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    • DrBGiantsfan says:

      I wondering why, on a site that champions defensive metrics almost as it’s raison d’etre, there is not one mention of the fact that under Brian Sabean the Giants are at or near the top of team UZR rankings almost every year?

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    • ScottinMarin says:

      “Brian Sabean and manager Bruce Bochy, do not seem particularly interested in or knowledgeable about baseball analytics.”

      And there you have it. They do not SEEM particularly interested. That’s great evidence. Based on your writings, you don’t SEEM knowledgeable enough about the game to be evaluating MLB baseball clubs.

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      • Lynn Walker says:

        Scott, trust me on this. They’re not interested and they’re not using stats analysis in any competent way. My husband was the first analyst the Giants had, way back in Tom Haller’s day, and nothing has changed since then. He spoke to someone currently working in that area for the front office and they asked him what analysis could do. That tells you enough right there.

        In addition, when you read that the chief analyst takes a player’s “heart’ into account, you know they’re just not serious about it.

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      • DrBGiantsfan says:

        Tom Haller’s tenure as GM is certainly relevant to the curren discussion.

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  36. MaybeNextYear says:

    There you have it Giants: Molina/Posey, and Rowand with a side of Huff. The GM and Skip don’t say the things that Fangraphs and the tech-savvy fan base want to hear.

    Gonna have to wait til next year to rush Fangraphs again. Good luck, pledge!

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  37. muzak says:

    Wow. Now here’s a shocker addendum to both Wendy’s comment and my reply: Bochy is apparently hinting at trying the opening day Huff in OF, Belt at 1B experiment. This would not be the RF side and hopefully not entail the tape outline that came with the season prior.

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  38. Snow Leopard says:

    As a Giants fan, I feel like I have participated in many “Is Sabean A Bad/Good GM” discussions over the years

    My opinion:

    Sabean (and his org)’s strengths and victories:

    * Drafting and developing pitching — Lincecum, Cain, MadBum, Wilson, Sergio Romo, Joe Nathan, Russ Ortiz, Jonathan Sanchez, Francisco Liriano, Noah Lowry, Jeremy Accardo, Scott Linebrink, Keith Foulke, Brad Hennessey, David Aardsma, Kevin Correia, Pat Misch, Ryan Jensen

    * Some great trades — paying out peanuts to obtain Jason Schmidt, J.T. Snow, Robb Nenn, Freddie Sanchez, Livan Hernandez, Javier Lopez, Ramon Ramirez, David Bell, Ramon Martinez, Mike Stanton, Dustan Mohr, Kenny Lofton, Sidney Ponson, and a Joe Carter’s last kick — getting Jeff Kent, Randy Winn, and Ellis Burks not for peanuts but they were still good trades — getting positive value back for the rotting husks of Matt Morris and Edgardo Alfonzo

    * Re-signing Bonds a few times and generally keeping him around, following the league-wide policy of blissful ignorance with regards to “late career resurgences”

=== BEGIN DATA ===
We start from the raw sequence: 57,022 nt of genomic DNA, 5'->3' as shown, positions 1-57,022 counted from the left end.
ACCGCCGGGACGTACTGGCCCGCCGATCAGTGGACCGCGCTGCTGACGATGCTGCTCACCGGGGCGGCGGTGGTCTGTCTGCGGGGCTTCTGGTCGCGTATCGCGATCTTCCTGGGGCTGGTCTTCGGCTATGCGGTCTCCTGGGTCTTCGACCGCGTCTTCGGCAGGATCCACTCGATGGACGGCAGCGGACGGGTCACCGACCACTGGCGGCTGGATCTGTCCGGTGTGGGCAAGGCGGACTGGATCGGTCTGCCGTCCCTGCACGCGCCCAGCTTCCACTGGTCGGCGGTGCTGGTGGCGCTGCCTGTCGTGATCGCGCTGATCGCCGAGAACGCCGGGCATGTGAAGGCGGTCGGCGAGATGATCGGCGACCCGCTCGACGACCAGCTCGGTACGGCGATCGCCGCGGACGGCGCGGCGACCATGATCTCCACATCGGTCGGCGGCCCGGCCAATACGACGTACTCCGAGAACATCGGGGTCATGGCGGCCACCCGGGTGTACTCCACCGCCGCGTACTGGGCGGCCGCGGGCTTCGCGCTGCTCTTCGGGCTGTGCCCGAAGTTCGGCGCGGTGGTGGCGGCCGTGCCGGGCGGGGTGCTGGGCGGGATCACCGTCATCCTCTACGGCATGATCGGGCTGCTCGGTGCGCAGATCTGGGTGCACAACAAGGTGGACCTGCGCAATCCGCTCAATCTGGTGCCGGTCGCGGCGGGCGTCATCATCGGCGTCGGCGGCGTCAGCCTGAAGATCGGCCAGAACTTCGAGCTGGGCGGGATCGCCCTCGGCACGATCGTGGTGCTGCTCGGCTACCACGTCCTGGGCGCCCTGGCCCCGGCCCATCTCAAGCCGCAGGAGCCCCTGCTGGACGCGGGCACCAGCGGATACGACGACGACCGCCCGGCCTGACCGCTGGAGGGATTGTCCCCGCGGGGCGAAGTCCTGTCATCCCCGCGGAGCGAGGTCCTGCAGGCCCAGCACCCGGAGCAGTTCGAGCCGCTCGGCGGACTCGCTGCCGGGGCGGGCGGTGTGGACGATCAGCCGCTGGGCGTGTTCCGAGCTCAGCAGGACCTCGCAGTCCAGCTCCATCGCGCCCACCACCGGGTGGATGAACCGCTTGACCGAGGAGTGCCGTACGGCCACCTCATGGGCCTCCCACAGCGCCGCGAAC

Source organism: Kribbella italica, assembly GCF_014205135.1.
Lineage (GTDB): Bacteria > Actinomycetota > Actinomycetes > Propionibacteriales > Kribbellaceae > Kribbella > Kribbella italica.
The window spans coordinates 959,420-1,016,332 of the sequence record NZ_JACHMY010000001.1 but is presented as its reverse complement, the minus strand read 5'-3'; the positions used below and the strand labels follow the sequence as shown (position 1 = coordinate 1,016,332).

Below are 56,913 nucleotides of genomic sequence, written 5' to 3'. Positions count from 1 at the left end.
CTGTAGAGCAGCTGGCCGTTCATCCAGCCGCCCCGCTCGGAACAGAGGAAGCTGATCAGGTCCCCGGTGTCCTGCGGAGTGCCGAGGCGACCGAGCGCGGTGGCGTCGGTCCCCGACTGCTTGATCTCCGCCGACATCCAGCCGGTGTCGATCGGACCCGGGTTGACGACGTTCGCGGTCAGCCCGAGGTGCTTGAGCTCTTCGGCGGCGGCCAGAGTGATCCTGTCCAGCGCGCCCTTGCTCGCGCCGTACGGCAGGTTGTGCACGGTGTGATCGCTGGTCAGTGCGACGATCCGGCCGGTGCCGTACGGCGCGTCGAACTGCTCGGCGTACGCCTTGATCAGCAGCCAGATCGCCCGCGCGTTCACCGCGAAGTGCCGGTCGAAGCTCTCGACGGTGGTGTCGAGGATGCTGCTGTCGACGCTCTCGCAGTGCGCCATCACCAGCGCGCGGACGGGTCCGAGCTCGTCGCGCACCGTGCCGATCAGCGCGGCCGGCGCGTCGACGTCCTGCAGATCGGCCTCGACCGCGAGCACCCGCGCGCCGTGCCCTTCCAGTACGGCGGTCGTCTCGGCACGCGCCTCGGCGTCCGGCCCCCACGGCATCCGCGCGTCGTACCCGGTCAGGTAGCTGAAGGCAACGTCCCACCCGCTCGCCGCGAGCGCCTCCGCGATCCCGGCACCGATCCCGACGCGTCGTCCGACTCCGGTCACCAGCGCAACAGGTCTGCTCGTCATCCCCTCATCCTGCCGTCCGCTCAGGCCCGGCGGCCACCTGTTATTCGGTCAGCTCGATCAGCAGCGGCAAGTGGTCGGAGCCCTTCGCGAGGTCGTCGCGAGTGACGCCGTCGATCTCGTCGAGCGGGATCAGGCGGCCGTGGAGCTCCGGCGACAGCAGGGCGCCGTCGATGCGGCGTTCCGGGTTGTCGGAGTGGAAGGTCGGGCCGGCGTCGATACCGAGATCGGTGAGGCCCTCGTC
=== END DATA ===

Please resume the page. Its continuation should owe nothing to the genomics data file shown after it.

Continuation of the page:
* Over-thirty scrap heap finds — Vogelsong, Andres Torres, Omar Vizquel, Benito Santiago, Marquis Griscom, Santiago Casilla, Scott Eyer, Andres Galarraga, Juan Uribe, Deivi Cruz, Pat Burrell, Randy Johnson, Keiichi Yabu, Brad Penny, Cody Ross (shhh he was almost thirty)

    * A few good free agent signings — Ray Durham, Moises Alou — and a bunch of his re-signings (not gonna look em all up)

    * Whatever the front office/coaching staff has figured out to systematically develop low HR/FB rates for pitchers

    Sabean (and his org)’s weaknesses and failures:

    * Does not understand the value of walks/isoOBP for hitters, both the value of walks in terms of getting men on base, and their value in terms of not making outs (this misunderstanding has been demonstrated both in which players are selected and which are let go, and in the coaching that young players report getting)

    * Poor job developing raw hitting talent into productive major leaguer position — Panda, Bill Mueller, and Panda have been good, yes — Pedro Feliz, Nate Schierholtz, and Marvin Bernard have had their uses — but the misses far outweight the hits: Todd Linden, John Bowker, Travis Ishikawa, Kevin Fransden, Matt Downs, Manny Burris, Travis Denker, Ryan Rohlinger, Damon Minor, Calvin Murray, Carlos Villanueva, Dante Powell, Edwards Guzman, Dan Ortmeier, Lance Niekro, Cody Ransom, Clay Timpner, Chad Santos, Tony Torcato, Eddy Martinez-Esteve, Jason Ellison, Adam Shabala — the list of guys who didn’t develop goes on and on

    * Horrible/bad free agent signings — Zito, Aaron Rowand, Armando Benitez, Edgardo Alfonzo, Neifi “El Malo” Perez, Dave Roberts, Huff re-sign, Jason Christiansen re-sign, Miggy Tejada, Mark DeRosa, Edgar Renteria, Shawon Dunston final signing — attempted to sign Sarge Jr and Juan Pierre but got outbid

    * Bad trades — Nathan and Liriano for AJ Pierzynski is one for the ages, of course — Jeremy Accardo for Shea Hillenbrand — also, getting rid of Scott Linebrink, Russ Ortiz, Ben Webber, and Bill Mueller — picking up players that were useless when he got em like Jose Guillen and OCab — I’d imagine Zach Wheeler for two months of Beltran may end up on this list